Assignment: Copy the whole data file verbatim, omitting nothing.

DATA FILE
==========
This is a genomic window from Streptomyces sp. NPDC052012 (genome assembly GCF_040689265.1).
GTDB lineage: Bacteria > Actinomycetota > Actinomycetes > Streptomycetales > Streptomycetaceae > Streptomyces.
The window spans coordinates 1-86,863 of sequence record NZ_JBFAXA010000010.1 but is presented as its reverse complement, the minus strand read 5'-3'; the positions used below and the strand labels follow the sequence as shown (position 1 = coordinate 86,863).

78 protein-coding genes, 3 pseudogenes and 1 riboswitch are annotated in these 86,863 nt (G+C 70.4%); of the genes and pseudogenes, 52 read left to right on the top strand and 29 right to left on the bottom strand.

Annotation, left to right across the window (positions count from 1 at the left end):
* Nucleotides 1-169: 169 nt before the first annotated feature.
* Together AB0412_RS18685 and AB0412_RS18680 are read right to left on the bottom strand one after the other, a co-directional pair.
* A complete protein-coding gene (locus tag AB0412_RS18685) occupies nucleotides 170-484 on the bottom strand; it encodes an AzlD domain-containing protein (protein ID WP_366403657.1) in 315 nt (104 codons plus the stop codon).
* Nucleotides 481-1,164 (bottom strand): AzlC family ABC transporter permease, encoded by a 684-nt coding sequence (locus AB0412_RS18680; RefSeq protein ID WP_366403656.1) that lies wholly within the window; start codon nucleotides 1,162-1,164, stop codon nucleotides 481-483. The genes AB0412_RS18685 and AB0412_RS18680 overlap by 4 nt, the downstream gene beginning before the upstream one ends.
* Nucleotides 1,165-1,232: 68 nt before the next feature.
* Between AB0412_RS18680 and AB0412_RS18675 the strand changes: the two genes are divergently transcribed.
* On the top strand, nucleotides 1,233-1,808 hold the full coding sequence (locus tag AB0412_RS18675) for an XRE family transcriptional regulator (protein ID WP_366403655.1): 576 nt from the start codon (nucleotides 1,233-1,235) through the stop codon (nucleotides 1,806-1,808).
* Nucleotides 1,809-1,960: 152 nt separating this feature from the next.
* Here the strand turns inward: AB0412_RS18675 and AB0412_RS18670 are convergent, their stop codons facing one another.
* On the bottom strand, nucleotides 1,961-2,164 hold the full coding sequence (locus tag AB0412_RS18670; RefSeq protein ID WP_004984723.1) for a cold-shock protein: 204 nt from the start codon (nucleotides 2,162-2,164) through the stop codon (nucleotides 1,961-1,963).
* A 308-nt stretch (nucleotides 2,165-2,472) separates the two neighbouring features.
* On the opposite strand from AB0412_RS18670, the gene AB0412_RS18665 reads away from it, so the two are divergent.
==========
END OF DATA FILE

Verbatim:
This is a genomic window from Streptomyces sp. NPDC052012 (genome assembly GCF_040689265.1).
GTDB lineage: Bacteria > Actinomycetota > Actinomycetes > Streptomycetales > Streptomycetaceae > Streptomyces.
The window spans coordinates 1-86,863 of sequence record NZ_JBFAXA010000010.1 but is presented as its reverse complement, the minus strand read 5'-3'; the positions used below and the strand labels follow the sequence as shown (position 1 = coordinate 86,863).

78 protein-coding genes, 3 pseudogenes and 1 riboswitch are annotated in these 86,863 nt (G+C 70.4%); of the genes and pseudogenes, 52 read left to right on the top strand and 29 right to left on the bottom strand.

Annotation, left to right across the window (positions count from 1 at the left end):
* Nucleotides 1-169: 169 nt before the first annotated feature.
* Together AB0412_RS18685 and AB0412_RS18680 are read right to left on the bottom strand one after the other, a co-directional pair.
* A complete protein-coding gene (locus tag AB0412_RS18685) occupies nucleotides 170-484 on the bottom strand; it encodes an AzlD domain-containing protein (protein ID WP_366403657.1) in 315 nt (104 codons plus the stop codon).
* Nucleotides 481-1,164 (bottom strand): AzlC family ABC transporter permease, encoded by a 684-nt coding sequence (locus AB0412_RS18680; RefSeq protein ID WP_366403656.1) that lies wholly within the window; start codon nucleotides 1,162-1,164, stop codon nucleotides 481-483. The genes AB0412_RS18685 and AB0412_RS18680 overlap by 4 nt, the downstream gene beginning before the upstream one ends.
* Nucleotides 1,165-1,232: 68 nt before the next feature.
* Between AB0412_RS18680 and AB0412_RS18675 the strand changes: the two genes are divergently transcribed.
* On the top strand, nucleotides 1,233-1,808 hold the full coding sequence (locus tag AB0412_RS18675) for an XRE family transcriptional regulator (protein ID WP_366403655.1): 576 nt from the start codon (nucleotides 1,233-1,235) through the stop codon (nucleotides 1,806-1,808).
* Nucleotides 1,809-1,960: 152 nt separating this feature from the next.
* Here the strand turns inward: AB0412_RS18675 and AB0412_RS18670 are convergent, their stop codons facing one another.
* On the bottom strand, nucleotides 1,961-2,164 hold the full coding sequence (locus tag AB0412_RS18670; RefSeq protein ID WP_004984723.1) for a cold-shock protein: 204 nt from the start codon (nucleotides 2,162-2,164) through the stop codon (nucleotides 1,961-1,963).
* A 308-nt stretch (nucleotides 2,165-2,472) separates the two neighbouring features.
* On the opposite strand from AB0412_RS18670, the gene AB0412_RS18665 reads away from it, so the two are divergent.